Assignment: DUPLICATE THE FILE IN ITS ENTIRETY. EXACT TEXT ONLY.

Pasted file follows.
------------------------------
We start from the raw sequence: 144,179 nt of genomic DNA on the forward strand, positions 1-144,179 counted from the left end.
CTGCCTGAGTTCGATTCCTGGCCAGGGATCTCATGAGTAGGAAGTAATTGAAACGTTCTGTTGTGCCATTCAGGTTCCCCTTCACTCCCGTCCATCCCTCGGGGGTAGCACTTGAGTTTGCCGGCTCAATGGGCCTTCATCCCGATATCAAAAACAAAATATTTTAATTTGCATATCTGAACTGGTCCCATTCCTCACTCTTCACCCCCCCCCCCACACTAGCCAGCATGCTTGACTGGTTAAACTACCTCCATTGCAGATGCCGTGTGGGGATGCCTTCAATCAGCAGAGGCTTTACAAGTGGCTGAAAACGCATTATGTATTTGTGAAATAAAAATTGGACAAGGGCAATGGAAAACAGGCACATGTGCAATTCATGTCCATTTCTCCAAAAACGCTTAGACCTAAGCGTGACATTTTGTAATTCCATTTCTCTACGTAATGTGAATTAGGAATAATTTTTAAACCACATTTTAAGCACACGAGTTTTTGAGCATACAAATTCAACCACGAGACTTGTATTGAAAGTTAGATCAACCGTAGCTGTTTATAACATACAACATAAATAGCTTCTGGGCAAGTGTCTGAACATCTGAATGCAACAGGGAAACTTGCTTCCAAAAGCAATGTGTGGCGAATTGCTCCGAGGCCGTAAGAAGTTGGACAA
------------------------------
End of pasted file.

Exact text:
We start from the raw sequence: 144,179 nt of genomic DNA on the forward strand, positions 1-144,179 counted from the left end.
CTGCCTGAGTTCGATTCCTGGCCAGGGATCTCATGAGTAGGAAGTAATTGAAACGTTCTGTTGTGCCATTCAGGTTCCCCTTCACTCCCGTCCATCCCTCGGGGGTAGCACTTGAGTTTGCCGGCTCAATGGGCCTTCATCCCGATATCAAAAACAAAATATTTTAATTTGCATATCTGAACTGGTCCCATTCCTCACTCTTCACCCCCCCCCCCACACTAGCCAGCATGCTTGACTGGTTAAACTACCTCCATTGCAGATGCCGTGTGGGGATGCCTTCAATCAGCAGAGGCTTTACAAGTGGCTGAAAACGCATTATGTATTTGTGAAATAAAAATTGGACAAGGGCAATGGAAAACAGGCACATGTGCAATTCATGTCCATTTCTCCAAAAACGCTTAGACCTAAGCGTGACATTTTGTAATTCCATTTCTCTACGTAATGTGAATTAGGAATAATTTTTAAACCACATTTTAAGCACACGAGTTTTTGAGCATACAAATTCAACCACGAGACTTGTATTGAAAGTTAGATCAACCGTAGCTGTTTATAACATACAACATAAATAGCTTCTGGGCAAGTGTCTGAACATCTGAATGCAACAGGGAAACTTGCTTCCAAAAGCAATGTGTGGCGAATTGCTCCGAGGCCGTAAGAAGTTGGACAA